Hillary Clinton’s big donors want to know what really happened
How did Clinton so badly misread polling data and the mood in battleground states?
Donors to Hillary Clinton’s failed campaign are demanding a “dispassionate, centralized analysis” of how Clinton so badly misread polling data and the mood in battleground states, writes Emily Zanotti at Heat Street.
Unless Clinton’s own campaign strategy was attacked by Russian hackers, forcing her to misfire on messaging and buy ads in bizarre places like Arizona, they’re sure [Russian President Vladimir] Putin isn’t the only explanation for her failure.
“There’s a lot of people expressing the feeling that the campaign had not been run as well as it could be, but I have a different approach,” Clinton friend Alan Patricof told POLITICO. “There’s always a Monday morning quarterback: She should have gone to Wisconsin, she should have done this, she should have done that.”
At least one major fundraiser says he and his fellow fundraisers are cutting off donations until the Democratic Party figures out what ails them. “A lot of people are saying, ‘I’m not putting another f**king dime in until someone tells me what just happened,’” he noted.
Clinton allies have promised that they will collect and analyze their own data and are planning to present a “campaign autopsy” at a gathering in Florida the week of Donald Trump’s inauguration — though it may just be a convenient way of getting out of DC on a very disappointing weekend.
That meeting may be the same gathering sleazy propagandist David Brock is arranging for around the time of President-elect Trump’s inauguration. “What better way to spend inaugural weekend than talking about how to kick Donald Trump’s ass?” Brock said.
“This will be THE gathering for Democratic donors from across the country to hear from a broad and diverse group of leaders about the next steps for progressives under a Trump Administration,” Brock wrote in an email to donors. Clinton strategist James Carville referred to the confab as “THE meeting for getting together plans to resist Trump.”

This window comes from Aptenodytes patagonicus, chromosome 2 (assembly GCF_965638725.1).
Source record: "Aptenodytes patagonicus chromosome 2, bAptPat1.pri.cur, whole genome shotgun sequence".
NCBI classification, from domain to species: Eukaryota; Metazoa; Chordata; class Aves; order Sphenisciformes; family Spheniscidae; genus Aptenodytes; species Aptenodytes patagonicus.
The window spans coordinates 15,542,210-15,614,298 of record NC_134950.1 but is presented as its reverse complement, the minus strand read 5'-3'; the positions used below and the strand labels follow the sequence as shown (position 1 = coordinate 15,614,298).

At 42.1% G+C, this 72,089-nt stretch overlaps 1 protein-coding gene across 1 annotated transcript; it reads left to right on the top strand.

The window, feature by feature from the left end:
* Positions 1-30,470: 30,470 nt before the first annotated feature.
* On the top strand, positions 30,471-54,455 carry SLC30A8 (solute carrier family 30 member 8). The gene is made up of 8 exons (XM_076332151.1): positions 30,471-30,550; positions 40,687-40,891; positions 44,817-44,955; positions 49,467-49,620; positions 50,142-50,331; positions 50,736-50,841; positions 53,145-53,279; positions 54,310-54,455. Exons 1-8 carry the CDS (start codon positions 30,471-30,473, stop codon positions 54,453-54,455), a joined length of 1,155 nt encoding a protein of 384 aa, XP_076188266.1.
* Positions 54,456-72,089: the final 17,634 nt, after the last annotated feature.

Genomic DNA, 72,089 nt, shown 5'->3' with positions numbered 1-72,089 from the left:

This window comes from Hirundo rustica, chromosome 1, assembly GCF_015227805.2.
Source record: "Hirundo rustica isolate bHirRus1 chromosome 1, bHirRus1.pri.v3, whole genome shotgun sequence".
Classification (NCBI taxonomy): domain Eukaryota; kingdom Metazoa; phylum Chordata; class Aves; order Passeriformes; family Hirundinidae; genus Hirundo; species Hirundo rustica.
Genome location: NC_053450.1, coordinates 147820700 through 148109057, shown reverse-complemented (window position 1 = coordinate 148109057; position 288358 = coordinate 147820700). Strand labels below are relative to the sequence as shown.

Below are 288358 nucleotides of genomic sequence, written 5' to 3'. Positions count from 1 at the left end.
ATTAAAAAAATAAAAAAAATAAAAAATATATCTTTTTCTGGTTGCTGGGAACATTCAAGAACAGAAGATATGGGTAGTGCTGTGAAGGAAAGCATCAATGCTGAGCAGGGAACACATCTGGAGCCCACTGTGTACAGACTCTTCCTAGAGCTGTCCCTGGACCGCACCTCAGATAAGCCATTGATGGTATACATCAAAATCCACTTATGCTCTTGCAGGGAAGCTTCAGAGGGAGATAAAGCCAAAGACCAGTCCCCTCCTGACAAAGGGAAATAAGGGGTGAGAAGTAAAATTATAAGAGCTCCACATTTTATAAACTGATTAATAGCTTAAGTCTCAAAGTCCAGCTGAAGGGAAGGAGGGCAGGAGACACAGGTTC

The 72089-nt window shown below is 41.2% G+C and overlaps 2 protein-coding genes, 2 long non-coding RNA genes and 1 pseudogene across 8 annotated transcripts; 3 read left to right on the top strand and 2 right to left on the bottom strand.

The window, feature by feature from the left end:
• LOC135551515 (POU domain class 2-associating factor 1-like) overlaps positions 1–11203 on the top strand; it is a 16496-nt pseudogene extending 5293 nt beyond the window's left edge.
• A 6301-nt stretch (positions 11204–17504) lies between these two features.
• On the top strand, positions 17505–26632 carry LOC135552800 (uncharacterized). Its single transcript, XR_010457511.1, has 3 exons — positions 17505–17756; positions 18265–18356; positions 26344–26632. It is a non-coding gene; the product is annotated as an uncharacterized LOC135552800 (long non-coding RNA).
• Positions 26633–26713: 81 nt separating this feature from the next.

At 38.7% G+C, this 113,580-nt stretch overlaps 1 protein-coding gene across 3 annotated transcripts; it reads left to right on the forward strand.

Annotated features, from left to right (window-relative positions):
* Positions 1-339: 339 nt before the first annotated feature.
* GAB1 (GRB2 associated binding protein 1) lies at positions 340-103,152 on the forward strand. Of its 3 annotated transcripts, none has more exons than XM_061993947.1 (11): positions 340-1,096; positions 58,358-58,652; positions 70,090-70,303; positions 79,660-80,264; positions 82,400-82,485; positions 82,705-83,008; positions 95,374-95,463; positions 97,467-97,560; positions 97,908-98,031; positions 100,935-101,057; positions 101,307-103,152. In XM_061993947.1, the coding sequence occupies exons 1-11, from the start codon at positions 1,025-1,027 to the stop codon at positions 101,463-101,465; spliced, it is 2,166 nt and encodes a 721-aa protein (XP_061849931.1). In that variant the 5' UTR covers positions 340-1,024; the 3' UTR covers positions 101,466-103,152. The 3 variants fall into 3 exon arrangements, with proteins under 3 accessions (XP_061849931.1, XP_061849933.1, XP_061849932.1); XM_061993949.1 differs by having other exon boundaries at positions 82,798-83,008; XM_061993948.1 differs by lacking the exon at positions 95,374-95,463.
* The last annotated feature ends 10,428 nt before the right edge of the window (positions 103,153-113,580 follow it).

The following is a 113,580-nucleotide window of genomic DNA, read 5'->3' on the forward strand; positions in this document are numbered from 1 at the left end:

Sessions planned for the conference include: “Learning from 2016: Strategy, Policy, and Building a lasting winning Coalition,” “Campaign Tactics of the future: Polling, Social Media, and Targeting,” “The New Face of the Right,” “Holding Trump Accountable,” and “Ethics Watchdog on Steroids.”
Meanwhile, even though according to the Center for Responsive Politics Clinton’s side ($703.7 million) generated more than double what Trump’s side ($322.4 million) raised, the Clinton campaign team won’t accept blame for her shocking defeat. They “pinned blame for Hillary Clinton’s loss on a host of uncontrollable headwinds that ultimately felled a well-run campaign that executed a sensible strategy.”
In a teleconference call with donors, “[t]hey shot down questions about whether they should have run a more populist campaign with a greater appeal to angry white voters, pointing to exit polls that showed Clinton beat Trump on the issue of the economy. They explained that internal polling from May showed that attacking Trump on the issue of temperament was a more effective message.”
Clinton communications director Jennifer Palmieri called her candidate’s defeat “the most devastating loss in the history of American politics.”
Clinton blamed an “unprecedented Russian plot to swing this election.” She blamed FBI Director James Comey. Her flak Jess McIntosh blamed women with “internalized misogyny” who couldn’t force themselves to pull the lever to elect the first female president. Advisor Karen Finney blamed “sexism and misogyny” and “the Bernie Bros.” Clinton campaign insiders blamed “Hillary’s inner circle” including her mini-me, Huma Abedin. Campaign chairman John Podesta blamed the media for giving Donald Trump a “pass.”
Campaign manager Robby Mook gave himself a pat on the back. “What you’ve created is going to live on,” he told campaign operatives. “Leaders all over this country, local networks around the nation, future candidates who are going to step forward. Someone in this room is going to manage a presidential campaign one day.”
He may be right.